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    In the oxidative dehydrogenation (ODH) of propane to propylene VOx-based catalysts prepared by name pyrolysis (FP) showed more selective than those prepared by impregnation. Furthermore, samples prepared by the same method were less active, but more selective when VOx was supported on SiO2 than on Al2O3. In order to assess V local structure, V4+ ions showed useful labels to characterise these catalysts by EPR spectroscopy. Indeed, the spectrum of a (10 wt%V2O5) FP-prepared VOx/SiO2 catalyst was typical of isolated, tetragonally distorted, paramagnetic complexes of V4+ forming a monolayer on the sample surface with a strong out-of-plane V4+-O bond. In a sample with identical composition, but prepared by impregnation, this bond showed a bit weaker. Furthermore, ferromagnetic domains of clustered V ions formed in the latter sample, hindering at least in part the accessibility to the catalytically active V-based centres. This gives evidence of the higher dispersion of V in the sample bulk provided by the FP preparation method with respect to conventional ones. A by far weaker V4+-O bond was revealed by the EPR spectrum of a (10%V2O5) VOx/Al2O3 sample, accounting for its higher oxygen availability, leading to higher activity, but lower selectivity. However, the same catalyst, when prepared by impregnation, showed a ferromagnetic resonance pattern so intense that no EPR spectrum was detectable at all and no information on the V4+-O bond strength was available in that case. Such semi-quantitative index of the V-O bond strength can be used as an index of oxygen availability, as a tool to assess catalytic activity and selectivity to the desired olefin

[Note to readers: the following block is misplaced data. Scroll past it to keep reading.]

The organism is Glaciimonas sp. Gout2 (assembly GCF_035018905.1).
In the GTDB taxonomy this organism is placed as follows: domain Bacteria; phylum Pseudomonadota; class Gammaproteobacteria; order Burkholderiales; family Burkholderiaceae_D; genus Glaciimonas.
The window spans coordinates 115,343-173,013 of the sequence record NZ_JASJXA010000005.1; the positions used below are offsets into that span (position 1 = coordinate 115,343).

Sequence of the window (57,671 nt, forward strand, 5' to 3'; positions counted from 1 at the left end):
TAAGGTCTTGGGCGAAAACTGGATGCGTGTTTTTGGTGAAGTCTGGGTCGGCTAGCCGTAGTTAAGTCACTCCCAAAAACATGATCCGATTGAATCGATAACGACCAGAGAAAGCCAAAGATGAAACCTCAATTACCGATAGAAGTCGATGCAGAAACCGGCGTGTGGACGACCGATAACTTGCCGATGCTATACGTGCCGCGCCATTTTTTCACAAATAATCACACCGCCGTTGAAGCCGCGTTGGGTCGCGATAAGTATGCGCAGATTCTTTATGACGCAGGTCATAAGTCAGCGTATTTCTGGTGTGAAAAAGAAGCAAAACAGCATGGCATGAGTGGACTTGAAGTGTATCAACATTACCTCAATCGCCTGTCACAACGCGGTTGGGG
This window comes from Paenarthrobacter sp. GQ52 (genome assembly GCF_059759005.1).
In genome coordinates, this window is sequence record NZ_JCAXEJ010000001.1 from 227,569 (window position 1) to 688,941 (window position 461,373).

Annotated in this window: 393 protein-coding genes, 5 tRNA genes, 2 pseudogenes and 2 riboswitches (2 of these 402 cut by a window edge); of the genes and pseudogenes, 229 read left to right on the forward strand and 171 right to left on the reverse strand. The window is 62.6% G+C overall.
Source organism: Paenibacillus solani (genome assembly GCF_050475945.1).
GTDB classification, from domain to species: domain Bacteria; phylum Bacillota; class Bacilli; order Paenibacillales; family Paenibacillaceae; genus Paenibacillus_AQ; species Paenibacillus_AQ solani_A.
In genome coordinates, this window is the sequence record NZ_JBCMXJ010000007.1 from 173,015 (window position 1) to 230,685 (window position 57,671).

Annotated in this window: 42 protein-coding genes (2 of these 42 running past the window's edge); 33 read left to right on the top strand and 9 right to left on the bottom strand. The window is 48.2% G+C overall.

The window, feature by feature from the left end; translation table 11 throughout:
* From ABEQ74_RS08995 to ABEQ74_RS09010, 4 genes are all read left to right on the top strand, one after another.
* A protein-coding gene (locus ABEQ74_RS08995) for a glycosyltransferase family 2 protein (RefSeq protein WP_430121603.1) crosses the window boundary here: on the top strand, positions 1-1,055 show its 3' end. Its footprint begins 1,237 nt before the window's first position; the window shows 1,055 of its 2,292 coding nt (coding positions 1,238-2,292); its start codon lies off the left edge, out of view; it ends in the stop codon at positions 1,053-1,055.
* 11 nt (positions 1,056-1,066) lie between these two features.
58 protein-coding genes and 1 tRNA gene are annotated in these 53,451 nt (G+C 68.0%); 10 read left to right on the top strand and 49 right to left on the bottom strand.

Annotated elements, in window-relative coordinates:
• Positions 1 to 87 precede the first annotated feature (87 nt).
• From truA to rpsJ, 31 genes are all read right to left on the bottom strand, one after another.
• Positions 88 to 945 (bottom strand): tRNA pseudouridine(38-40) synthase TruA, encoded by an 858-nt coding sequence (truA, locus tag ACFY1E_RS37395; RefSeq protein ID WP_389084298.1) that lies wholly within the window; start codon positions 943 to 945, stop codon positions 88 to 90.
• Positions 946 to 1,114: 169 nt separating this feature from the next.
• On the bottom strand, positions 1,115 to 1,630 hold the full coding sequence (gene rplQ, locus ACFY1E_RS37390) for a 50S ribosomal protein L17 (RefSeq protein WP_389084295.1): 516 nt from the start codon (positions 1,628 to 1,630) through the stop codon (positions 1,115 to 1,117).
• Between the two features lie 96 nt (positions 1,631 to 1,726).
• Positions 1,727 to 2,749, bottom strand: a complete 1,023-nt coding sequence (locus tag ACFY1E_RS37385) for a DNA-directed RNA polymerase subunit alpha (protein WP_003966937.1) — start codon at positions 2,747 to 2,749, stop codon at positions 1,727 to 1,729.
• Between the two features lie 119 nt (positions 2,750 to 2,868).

Scale effects for strength, ductility, and toughness in "brittle” materials

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    Decreasing scales effectively increase nearly all important mechanical properties of at least some "brittle” materials below 100 nm. With an emphasis on silicon nanopillars, nanowires, and nanospheres, it is shown that strength, ductility, and toughness all increase roughly with the inverse radius of the appropriate dimension. This is shown experimentally as well as on a mechanistic basis using a proposed dislocation shielding model. Theoretically, this collects a reasonable array of semiconductors and ceramics onto the same field using fundamental physical parameters. This gives proportionality between fracture toughness and the other mechanical properties. Additionally, this leads to a fundamental concept of work per unit fracture area, which predicts the critical event for brittle fracture. In semibrittle materials such as silicon, this can occur at room temperature when the scale is sufficiently small. When the local stress associated with dislocation nucleation increases to that sufficient to break bonds, an instability occurs resulting in fractur

    The oxygen-assisted transformation of propane to COx/H2 through combined oxidation and WGS reactions catalyzed by vanadium oxide-based catalysts

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    This paper reports about the gas-phase oxidation of propane catalyzed by bulk vanadium oxide and by alumina- and silica-supported vanadium oxide. The reaction was studied with the aim of finding conditions at which the formation of H2 and CO2 is preferred over that of CO, H2O and of products of alkane partial oxidation. It was found that with bulk V2O5 considerable amounts of H2 are produced above 400 8C, the temperature at which the limiting reactant, oxygen, is totally consumed. The formation of H2 derived from the combination of: (i) oxidation reactions, with generation of CO, CO2, oxygenates (mainly acetic acid), propylene and H2O, all occurring in the fraction of catalytic bed that operated in the presence of gas-phase oxygen, and (ii) WGS reaction, propane dehydrogenation and coke formation, that instead occurred in the fraction of bed operating under anaerobic conditions. This combination of different reactions in a single catalytic bed was possible because of the reduction of V2O5 to V2O3 at high temperature, in the absence of gas-phase oxygen. In fact, vanadium sesquioxide was found to be an effective catalyst for the WGS, while V2O5 was inactive in this reaction. The same combination of reactions was not possible when vanadium oxide was supported over high-surface area silica or alumina; this was attributed to the fact that in these catalysts vanadium was not reduced below the oxidation state V4+, even under reaction conditions leading to total oxygen conversion. In consequence, these catalysts produced less H2 than bulk vanadium oxide